A crowd of several hundred turned out for a vigil against hate in Lewiston's Kennedy Park on Sunday. Speakers included Gov. Janet Mills, the mayors of Lewiston and Portland, Muslim city councilors and faith leaders from the Muslim and Jewish communities.
They condemned the attack on the mosques in New Zealand last week that killed 50 people and left dozens more injured. They also urged non-Muslims to stand up against white supremacy and Islamophobia.
Dequa Dhalac is the first African American and Muslim member of South Portland's City Council. "Racism, hatred and white supremacy is a global terrorist threat and it should be called for what it is and we need to end it," she said.
This past week, the Maine Republican Party's vice chairman, Nick Isgro, came under fire from state Senate Republicans and others for blaming immigrants for a series of infectious disease outbreaks that health officials say are the result of fewer Americans getting vaccinated.
Portland Mayor Ethan Strimling said he was reminded on St. Patrick's Day that the same kind of erroneous claims were made about the Irish in 1850 when they arrived and were greeted by signs that said, "No Irish Allowed."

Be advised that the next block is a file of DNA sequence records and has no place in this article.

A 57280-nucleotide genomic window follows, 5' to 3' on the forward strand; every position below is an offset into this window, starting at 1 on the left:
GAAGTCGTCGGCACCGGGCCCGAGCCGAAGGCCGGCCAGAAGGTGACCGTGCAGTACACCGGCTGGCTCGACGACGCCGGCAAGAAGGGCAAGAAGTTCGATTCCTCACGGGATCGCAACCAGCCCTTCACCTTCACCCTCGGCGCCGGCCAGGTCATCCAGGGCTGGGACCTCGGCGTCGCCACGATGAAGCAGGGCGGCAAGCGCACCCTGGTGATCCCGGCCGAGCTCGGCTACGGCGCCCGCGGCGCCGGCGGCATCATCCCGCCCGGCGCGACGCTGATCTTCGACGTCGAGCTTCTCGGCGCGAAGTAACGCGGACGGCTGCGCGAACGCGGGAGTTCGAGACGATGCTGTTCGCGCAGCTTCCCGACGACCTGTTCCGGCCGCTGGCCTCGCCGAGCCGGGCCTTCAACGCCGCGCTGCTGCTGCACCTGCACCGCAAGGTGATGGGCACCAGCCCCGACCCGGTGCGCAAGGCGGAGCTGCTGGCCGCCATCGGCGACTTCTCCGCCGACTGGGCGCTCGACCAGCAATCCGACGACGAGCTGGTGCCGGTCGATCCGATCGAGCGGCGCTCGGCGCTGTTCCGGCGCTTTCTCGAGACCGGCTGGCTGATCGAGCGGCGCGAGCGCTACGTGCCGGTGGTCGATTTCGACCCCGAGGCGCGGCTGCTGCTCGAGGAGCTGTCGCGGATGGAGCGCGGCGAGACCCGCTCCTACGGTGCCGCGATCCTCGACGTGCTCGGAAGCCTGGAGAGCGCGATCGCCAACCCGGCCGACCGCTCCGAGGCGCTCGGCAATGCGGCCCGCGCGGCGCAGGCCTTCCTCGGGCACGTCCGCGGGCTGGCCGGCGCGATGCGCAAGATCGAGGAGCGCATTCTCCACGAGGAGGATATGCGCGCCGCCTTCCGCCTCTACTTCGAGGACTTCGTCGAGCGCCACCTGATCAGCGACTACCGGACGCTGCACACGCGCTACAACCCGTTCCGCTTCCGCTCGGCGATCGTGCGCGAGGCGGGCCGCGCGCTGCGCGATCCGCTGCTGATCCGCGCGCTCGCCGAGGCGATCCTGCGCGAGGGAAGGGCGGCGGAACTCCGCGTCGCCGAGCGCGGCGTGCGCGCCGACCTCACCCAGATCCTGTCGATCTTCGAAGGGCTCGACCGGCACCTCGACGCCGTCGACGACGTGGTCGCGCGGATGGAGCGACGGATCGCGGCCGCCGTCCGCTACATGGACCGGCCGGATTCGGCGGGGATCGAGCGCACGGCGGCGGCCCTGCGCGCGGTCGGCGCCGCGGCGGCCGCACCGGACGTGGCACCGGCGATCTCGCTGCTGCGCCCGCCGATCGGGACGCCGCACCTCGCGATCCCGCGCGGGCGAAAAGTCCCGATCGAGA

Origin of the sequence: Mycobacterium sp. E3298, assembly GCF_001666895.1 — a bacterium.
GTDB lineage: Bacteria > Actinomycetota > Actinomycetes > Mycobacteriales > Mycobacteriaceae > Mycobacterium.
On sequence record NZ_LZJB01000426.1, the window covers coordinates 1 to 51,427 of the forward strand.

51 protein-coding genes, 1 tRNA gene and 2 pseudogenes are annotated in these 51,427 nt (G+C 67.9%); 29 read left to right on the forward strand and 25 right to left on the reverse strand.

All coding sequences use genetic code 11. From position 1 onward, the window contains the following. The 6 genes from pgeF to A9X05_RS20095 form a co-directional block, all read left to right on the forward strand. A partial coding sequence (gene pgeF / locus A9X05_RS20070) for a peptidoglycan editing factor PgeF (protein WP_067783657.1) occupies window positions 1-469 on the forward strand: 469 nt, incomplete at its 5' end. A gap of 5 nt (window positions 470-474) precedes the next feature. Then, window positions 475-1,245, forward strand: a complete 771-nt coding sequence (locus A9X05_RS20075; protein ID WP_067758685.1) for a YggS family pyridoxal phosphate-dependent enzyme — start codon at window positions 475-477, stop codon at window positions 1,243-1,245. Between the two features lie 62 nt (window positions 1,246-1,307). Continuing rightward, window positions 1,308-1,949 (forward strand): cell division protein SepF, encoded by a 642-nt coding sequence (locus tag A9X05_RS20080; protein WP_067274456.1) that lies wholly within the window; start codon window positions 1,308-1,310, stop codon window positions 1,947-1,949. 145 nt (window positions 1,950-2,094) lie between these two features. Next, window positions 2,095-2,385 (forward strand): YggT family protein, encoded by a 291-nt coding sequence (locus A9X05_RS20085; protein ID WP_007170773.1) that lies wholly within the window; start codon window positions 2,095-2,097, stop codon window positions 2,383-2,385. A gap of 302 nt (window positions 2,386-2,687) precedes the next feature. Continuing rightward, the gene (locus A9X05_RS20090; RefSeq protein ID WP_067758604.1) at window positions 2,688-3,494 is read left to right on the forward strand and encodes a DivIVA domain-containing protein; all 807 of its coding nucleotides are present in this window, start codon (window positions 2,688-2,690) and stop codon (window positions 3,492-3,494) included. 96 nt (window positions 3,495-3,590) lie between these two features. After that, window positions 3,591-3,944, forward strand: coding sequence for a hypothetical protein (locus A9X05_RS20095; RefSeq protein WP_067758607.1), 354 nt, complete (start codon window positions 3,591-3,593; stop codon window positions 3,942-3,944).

"But we know better in the state of Maine about the importance of diversity and immigration," Strimling said. "Probably what I am most proud of in this work is how we do stand up to say that we will not tolerate intolerance every time it occurs."
Strimling noted that 15 years ago when the Ku Klux Klan distributed leaflets in Lewiston, then-Gov. John Baldacci joined more than 1,000 other people in a rally to say that intolerance will not be tolerated. And when candidate Donald Trump came to Portland on a campaign stop and claimed that that Somalis were committing crimes, Strimling said 500 people turned out at City Hhall the following day.
Then, when President Trump banned Muslim from coming to the country, Strimling says 1,000 people stood together at the Portland Jetport.
"That is what Maine is all about," Strimling said. "Every time this happens, we stand together...I hope that someday we don't have to do this anymore but unfortunately, hatred runs deep and we must confront it with love and resistance."
Among the victims of the mass shootings in New Zealand were foreigners, several high school students and children, including a 4-year-old boy. Eight-year-old Amina Beshir of Auburn closed out the Sunday vigil in Kennedy Park with her hope for the future.
"Yes, I'm black, I'm Muslim and I'm American," she said. "And I want to see the world in peace, where we don't attack people. I don't ever want to see what happened at the mosque happen again. Even if I'm a kid, it doesn't mean I can't change the world and I hope you can, too."
Originally published March 18, 2019 at 5:54 a.m. ET.